One of the most unique things about the collection at Andalusia is its number of original items. Naturally, guests who visit museums expect to see original dishes and period pieces. However, beyond the furniture, clothing, and dishware, the collection has many things that under other circumstances, may have been disregarded or cleaned out. Preserved and shared with the public, guests will find spices and cleaning bottles that Regina and Flannery would have been familiar with inside the kitchen cabinets. Products such as saran plastic wrap, aluminum foil, an air freshener and even silver polish. Many of these products are still used in ordinary households today, just with modern packaging. While these various kitchen and cleaning supplies are mundane objects today, these products would have been relatively new inventions to Flannery and Regina O’Connor.
Two products that have not changed in terms of versatility and technology are the tubes of saran wrap and aluminum foil on display in the farmhouse kitchen. First designed to be a spray in 1933, by 1949 Dow chemical turned the spray into a more useful saran wrap. Saran wrap hit the shelves in 1956, safe to use to wrap sandwiches and foodstuffs. From city-dwelling homemakers to rural Georgia farmhouses such as Andalusia, saran wrap became a household necessity. Next to the saran wrap, a roll of aluminum foil that Flannery and Regina would have used is also on display in the kitchen. Aluminum foil, invented in 1910, in Switzerland would become commonplace in households in the 1930s as rolls or loose sheets. The particular brand of aluminum foil that the museum displays is Reynolds Wrap. The museum proudly holds these two products to put Flannery and Regina’s life on the farm into perspective. While they lived in rural Georgia, the women maintained rather modern lifestyles.
Another product laid out in the kitchen is a package of Kordite plastic garbage bags. Unlike saran wrap or aluminum foil, whose design has changed very little over the past 50 years, the evolution of garbage bags was a multistep process. The first plastic garbage bag was invented after World War II in 1950, by a Canadian inventor named Harry Wasylyk. Soon after, an American company would adopt the garbage bag under the Glad brand name. However, the drawstring style of garbage bags would not be standard until 1984, a more convenient way to tie and dispose of household garbage. Though the garbage bag was still new when Regina and Flannery moved into Andalusia in 1951, this is another example of how modern they kept their lifestyle in the farmhouse.
Household products such as saran wrap, aluminum foil, and garbage bags remain recognizable to the general public 50 years later. However, one original product that Flannery used that would not be recognizable to many guests visiting today is the Wizard wick air freshener. Today, air fresheners come in the form of a wall plug or a spray. The first commercialized air freshener came in the form of a bottle with a plug that was a small metal bar with an attached foam piece that would release the scent into the room. In a 1955 Wizard Wick deodorizer commercial, the voice-over explains, “it keeps any room in your home sweet-smelling 24 hours a day.” These deodorizers came in two scents: Wizard green-wick, a pine scent, or Wizard pink-wick, a spring bouquet scent. In the 1950s, many people would smoke cigarettes indoors while socializing. Flannery writes in a letter after entertaining a group who smoked in the dining room, that she “bought an air wick and I aim to set it in a conspicuous spot.” Clearly, Flannery and Regina were not fans of the smell of smoke in the farmhouse.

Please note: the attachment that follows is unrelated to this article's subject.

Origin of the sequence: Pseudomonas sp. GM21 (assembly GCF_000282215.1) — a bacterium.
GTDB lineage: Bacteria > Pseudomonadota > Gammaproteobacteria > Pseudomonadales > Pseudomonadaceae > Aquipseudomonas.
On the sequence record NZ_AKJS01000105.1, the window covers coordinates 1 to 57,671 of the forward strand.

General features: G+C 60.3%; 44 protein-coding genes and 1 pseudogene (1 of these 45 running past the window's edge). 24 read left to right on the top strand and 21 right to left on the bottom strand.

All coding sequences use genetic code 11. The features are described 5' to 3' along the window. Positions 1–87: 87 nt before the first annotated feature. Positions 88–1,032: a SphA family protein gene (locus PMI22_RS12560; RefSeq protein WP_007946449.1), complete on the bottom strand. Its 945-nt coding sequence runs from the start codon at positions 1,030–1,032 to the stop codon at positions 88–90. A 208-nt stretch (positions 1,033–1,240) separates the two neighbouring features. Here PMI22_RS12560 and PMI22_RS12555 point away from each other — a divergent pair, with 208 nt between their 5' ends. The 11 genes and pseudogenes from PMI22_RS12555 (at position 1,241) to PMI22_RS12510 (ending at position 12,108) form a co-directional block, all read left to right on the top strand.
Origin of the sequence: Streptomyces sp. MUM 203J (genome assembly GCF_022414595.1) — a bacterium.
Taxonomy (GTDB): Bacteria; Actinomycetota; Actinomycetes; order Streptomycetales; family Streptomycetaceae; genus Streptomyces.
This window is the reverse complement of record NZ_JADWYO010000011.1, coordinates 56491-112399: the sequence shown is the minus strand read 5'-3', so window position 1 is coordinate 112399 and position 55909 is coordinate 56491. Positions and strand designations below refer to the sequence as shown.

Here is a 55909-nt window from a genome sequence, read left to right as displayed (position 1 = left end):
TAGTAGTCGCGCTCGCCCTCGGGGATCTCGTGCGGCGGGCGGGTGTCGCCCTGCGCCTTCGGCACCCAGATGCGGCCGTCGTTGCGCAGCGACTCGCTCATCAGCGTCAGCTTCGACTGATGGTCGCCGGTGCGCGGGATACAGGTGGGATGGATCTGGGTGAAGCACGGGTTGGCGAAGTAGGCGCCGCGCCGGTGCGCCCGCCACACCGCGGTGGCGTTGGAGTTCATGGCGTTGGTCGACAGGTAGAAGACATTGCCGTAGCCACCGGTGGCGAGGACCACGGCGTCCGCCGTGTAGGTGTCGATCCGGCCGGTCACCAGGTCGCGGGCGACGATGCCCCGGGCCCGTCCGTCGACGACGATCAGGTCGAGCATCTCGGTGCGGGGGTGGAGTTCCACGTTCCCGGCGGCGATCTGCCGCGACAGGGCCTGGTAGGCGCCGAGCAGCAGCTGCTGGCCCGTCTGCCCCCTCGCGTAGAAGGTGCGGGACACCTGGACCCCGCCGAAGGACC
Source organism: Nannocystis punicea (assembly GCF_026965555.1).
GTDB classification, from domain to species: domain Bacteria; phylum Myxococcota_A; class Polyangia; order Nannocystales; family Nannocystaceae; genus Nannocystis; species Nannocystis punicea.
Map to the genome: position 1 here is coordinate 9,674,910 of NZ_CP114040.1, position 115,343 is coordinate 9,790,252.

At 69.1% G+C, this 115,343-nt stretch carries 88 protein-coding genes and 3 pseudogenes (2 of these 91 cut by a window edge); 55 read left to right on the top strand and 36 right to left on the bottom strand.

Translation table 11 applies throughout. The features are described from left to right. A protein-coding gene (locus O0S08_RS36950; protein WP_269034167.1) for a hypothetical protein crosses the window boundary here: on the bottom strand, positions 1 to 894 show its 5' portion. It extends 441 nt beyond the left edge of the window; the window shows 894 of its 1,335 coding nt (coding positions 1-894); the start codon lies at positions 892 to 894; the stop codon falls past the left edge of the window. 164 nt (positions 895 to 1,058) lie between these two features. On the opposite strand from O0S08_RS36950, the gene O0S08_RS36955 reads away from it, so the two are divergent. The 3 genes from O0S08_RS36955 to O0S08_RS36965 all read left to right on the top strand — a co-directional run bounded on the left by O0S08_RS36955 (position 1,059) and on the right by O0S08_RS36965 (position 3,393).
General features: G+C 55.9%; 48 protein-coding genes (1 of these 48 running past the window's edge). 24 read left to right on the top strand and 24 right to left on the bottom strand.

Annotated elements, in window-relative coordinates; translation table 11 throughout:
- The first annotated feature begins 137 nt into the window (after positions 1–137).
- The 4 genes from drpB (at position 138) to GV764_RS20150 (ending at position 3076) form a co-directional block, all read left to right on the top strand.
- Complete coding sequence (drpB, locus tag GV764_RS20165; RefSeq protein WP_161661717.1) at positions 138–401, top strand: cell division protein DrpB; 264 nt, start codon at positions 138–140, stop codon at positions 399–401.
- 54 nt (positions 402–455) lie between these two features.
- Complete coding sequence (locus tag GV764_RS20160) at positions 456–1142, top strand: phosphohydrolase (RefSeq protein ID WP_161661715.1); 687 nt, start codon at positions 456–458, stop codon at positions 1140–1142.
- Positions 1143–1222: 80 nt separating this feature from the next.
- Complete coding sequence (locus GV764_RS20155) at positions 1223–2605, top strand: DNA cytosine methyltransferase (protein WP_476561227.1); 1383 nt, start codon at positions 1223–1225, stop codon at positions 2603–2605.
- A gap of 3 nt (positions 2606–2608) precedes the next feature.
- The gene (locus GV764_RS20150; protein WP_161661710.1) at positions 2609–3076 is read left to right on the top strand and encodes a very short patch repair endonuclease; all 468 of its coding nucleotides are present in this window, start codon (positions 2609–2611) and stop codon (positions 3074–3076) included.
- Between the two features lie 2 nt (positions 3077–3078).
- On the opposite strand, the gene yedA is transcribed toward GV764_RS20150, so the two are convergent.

A cleaning product that was very popular in Flannery’s time was silver polish. Many families had jewelry or dining sets of silver utilized on special occasions. The thing about silver, although popular and valuable, is that the metal tarnished rather quickly over time and, as such, had to be polished often. Found in Andalusia’s collection is a bottle of Hagerty’s Silver Polish. In researching the provenance of the particular bottle, our curator spoke with Hagerty’s president, Deborah Hagerty. She estimates the bottle dates to their 1956 line of products, the product was among the first of its kind to be labeled as Kosher and began shipping worldwide. After applying regular silver polish, the silver would begin to tarnish in about a week; however, this particular product is a tarnish preventative, extending its protection and coverage. Hagerty mentions, “Today you will see that one Hagerty silver care product sets up the use of the next product.” Hagerty’s is a fifth-generation family-owned company that continues to provide cleaning products to a modern world. Products such as these give insight to the little things that are essential to keeping up a modern household in the 1950s.
While it has been over 50 years since Flannery or Regina took up residence at Andalusia farms, the items from the time spent there are preserved for display in the museum today. By doing so, guests can envision the farm as it would have been in Flannery’s time. Even in the rural parts of middle Georgia, Regina and Flannery kept up a modern lifestyle with new and timeless products such as the saran wrap, aluminum foil, garbage bags, air fresheners and silver polish.
 “Plastic Wrap Information,” U.S. Packaging & Wrapping LLC., accessed May 14, 2020, https://uspackagingandwrapping.com/plastic-wrap-101.html
 Flannery O’Connor, The Habit of Being, ed. Sally Fitzgerald, (New York, NY: Farrar, Straus & Giroux, 1988), 263.
 Deborah Hagerty, email to Curator Meghan Anderson, October 3, 2018.
 Liz Pinson, “Five generation strong, W.J. Hagerty & Sons delivers only the best in silver & jewelry care” Southern Jewelry News, June 30 2019, accessed May 15, 2020, https://southernjewelrynews.com/featured-articles/5116-five-generations-strong-w-j-hagerty-sons-delivers-only-the-best-in-silver-jewelry-care.